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CLASSICAL  October 2008

CLASSICAL October 2008

Subject:

Kaddish for the Twentieth Century

From:

Steve Schwartz <[log in to unmask]>

Reply-To:

Moderated Classical Music List <[log in to unmask]>

Date:

Fri, 3 Oct 2008 17:04:38 -0700

Content-Type:

text/plain

Parts/Attachments:

Parts/Attachments

text/plain (125 lines)

Kaddish

*  Kurt Weill: Das Berliner Requiem (1928)
*  Arnold Schoenberg: A Survivor from Warsaw, op. 46 (1947)
*  Leonard Bernstein: Symphony No. 3 "Kaddish" (1963, rev. 1977)

Samuel Piser (speaker, Bernstein)
Noam Sheriff (speaker, Schoenberg)
Abbie Furmansky (soprano)
Jan Remmers (tenor)
Christian Immler (baritone)
Berlin Radio Choir, Boys of the State and Cathedral Choir of Berlin, Lucerne
Symphony Orchestra/John Axelrod
Nimbus NI 5807  Total time: 85:15

Summary for the Busy Executive: An interesting idea inconsistently carried
out.

The CD has a theme: three Jewish composers' very different artistic
responses to the horrors of the twentieth century.  Weill's Berliner
Requiem addresses World War I and its aftermath, Schoenberg's Survivor
from Warsaw a piece of the Holocaust, and Bernstein's Third the problem
of belief after such things have occurred.

The good news on this disc is that for the very first time, the complete
Weill Berliner Requiem is now available on CD, and in a good performance,
to boot.  The work premiered on German radio in 1929, but not until
censors had eliminated at least one section.  Brecht provided the texts
-- I think some of his most powerful lyrics, apparently too powerful for
the public airwaves even in the Weimar Republic -- which sing of the
death of Rosa Luxemburg, the Unknown Soldier ("dead beneath the dead
stone of the Arc de Triomphe"), and the returning soldiers and even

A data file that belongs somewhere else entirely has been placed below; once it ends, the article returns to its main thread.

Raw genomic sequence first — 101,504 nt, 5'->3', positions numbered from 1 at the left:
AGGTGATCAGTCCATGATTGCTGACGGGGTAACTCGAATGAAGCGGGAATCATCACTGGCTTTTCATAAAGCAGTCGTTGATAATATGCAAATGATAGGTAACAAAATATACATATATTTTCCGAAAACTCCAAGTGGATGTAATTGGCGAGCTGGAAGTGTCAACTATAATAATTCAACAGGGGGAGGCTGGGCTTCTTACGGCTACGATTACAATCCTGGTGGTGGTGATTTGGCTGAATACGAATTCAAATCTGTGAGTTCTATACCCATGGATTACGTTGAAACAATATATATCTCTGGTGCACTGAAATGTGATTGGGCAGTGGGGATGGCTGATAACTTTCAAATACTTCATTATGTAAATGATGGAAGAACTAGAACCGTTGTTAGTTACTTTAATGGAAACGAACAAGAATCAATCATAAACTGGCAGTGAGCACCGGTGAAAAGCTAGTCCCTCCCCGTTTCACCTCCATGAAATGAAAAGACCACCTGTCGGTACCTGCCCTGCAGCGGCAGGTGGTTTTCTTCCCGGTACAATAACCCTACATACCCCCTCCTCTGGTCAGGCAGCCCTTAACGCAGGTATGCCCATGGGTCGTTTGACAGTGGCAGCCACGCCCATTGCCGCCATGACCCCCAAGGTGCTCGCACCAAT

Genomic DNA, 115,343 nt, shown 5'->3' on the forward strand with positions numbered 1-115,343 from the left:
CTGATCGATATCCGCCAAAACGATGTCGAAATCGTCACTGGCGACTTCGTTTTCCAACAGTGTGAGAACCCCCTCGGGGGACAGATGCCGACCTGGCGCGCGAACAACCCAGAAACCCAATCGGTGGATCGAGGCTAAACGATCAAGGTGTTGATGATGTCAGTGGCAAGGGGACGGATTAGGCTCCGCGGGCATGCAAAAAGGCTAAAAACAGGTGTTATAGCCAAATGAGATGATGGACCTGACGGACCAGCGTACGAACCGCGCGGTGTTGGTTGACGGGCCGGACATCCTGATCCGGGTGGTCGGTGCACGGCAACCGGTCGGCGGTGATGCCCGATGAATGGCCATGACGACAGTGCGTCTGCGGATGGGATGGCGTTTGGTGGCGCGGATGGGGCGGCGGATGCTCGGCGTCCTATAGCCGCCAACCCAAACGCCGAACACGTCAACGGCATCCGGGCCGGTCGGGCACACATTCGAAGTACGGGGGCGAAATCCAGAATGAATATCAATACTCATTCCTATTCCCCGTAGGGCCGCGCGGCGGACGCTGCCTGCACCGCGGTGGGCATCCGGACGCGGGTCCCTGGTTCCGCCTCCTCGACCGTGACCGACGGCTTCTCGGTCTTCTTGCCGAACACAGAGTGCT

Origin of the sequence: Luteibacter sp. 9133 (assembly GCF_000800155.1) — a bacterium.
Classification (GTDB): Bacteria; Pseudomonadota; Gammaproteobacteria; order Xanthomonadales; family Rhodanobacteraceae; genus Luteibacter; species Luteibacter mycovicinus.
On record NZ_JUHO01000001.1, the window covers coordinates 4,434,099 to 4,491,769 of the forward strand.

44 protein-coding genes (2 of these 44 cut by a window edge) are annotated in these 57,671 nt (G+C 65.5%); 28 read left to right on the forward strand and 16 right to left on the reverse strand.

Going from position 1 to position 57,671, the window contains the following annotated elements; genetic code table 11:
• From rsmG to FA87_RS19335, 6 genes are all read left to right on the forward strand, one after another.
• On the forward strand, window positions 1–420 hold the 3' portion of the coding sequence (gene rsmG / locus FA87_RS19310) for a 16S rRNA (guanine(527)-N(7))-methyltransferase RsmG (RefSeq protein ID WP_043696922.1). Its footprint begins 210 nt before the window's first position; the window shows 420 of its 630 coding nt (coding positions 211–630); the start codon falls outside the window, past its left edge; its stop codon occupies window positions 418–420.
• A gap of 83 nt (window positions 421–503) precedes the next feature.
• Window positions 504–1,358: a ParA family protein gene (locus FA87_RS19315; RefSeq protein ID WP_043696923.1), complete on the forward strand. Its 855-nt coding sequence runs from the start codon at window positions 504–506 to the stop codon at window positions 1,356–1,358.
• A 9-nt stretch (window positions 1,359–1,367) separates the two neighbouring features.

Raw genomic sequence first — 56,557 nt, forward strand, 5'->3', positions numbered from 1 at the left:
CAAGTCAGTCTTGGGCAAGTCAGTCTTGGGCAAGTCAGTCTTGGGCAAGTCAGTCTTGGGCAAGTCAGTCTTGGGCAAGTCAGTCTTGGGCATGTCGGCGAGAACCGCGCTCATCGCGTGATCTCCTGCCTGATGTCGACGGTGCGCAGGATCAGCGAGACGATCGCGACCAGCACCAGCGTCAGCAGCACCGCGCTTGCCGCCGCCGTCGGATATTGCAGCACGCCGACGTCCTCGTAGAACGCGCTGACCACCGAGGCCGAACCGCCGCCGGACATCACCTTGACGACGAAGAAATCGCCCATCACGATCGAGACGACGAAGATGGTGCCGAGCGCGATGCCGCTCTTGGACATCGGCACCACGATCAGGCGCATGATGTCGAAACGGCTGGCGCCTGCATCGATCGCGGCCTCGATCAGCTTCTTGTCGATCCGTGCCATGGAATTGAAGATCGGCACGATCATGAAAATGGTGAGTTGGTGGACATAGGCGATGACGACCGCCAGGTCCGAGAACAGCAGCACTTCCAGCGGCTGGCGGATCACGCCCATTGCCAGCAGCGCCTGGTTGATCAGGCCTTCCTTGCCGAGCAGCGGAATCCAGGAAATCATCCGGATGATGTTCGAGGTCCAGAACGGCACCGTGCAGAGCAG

civilians physically and psychologically damaged by the Great War.  Weill
created a masterpiece, eschewing the spectacle and theatrics of traditional
requiems for something both intimate and resolutely secular.  The opening
sound -- male trio and guitar intoning what sounds like a bar-room melody
-- hangs heavy over the entire work.

David Drew, through his writings and editions the man most responsible
for the resurrection of Kurt Weill's reputation (as Lotte Lenya and
Gisela May kept Weill's European work before the public), prepared a
performing edition of the radio premiere in 1967, and, to his shock,
this became the canonical score.  In 2006, he finally produced what he
now considers definitive.  This restores Weill's original forces as well
as the missing numbers to the work, and all by itself justifies the price
of the disc.

A Survivor from Warsaw, to a text by Schoenberg himself, comes from just
after World War II and tells, in eight minutes, of Polish Jews rounded
up by the Nazis for the gas chambers.  Over an increasingly grotesque
accompaniment, a speaker begins the story.  However, as the Jewish
prisoners count off at the order of the sergeant in charge, a male chorus
enters like a bolt of lightning.  The Jews break into the traditional
prayers Sh'ma Yisrael and V'ohafta, affirming the commandment to love
God, even amidst the horror.  Schoenberg certainly doesn't minimize the
horror, even during the prayers, but the sudden entrance of the male
chorus at that point drives through the score like a spike.  Schoenberg
had lost family, including his brother Heinrich, to the Nazis.  He doesn't
accept easy formulas of consolation.

Bernstein's Third Symphony, subtitled "Kaddish" after the Jewish prayer
for the dead, has frustrated me ever since I first heard it, shortly